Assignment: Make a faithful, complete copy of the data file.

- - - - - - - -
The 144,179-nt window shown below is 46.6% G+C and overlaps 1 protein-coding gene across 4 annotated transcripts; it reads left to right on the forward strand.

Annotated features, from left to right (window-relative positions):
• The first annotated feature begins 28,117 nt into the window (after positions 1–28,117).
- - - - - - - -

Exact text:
The 144,179-nt window shown below is 46.6% G+C and overlaps 1 protein-coding gene across 4 annotated transcripts; it reads left to right on the forward strand.

Annotated features, from left to right (window-relative positions):
• The first annotated feature begins 28,117 nt into the window (after positions 1–28,117).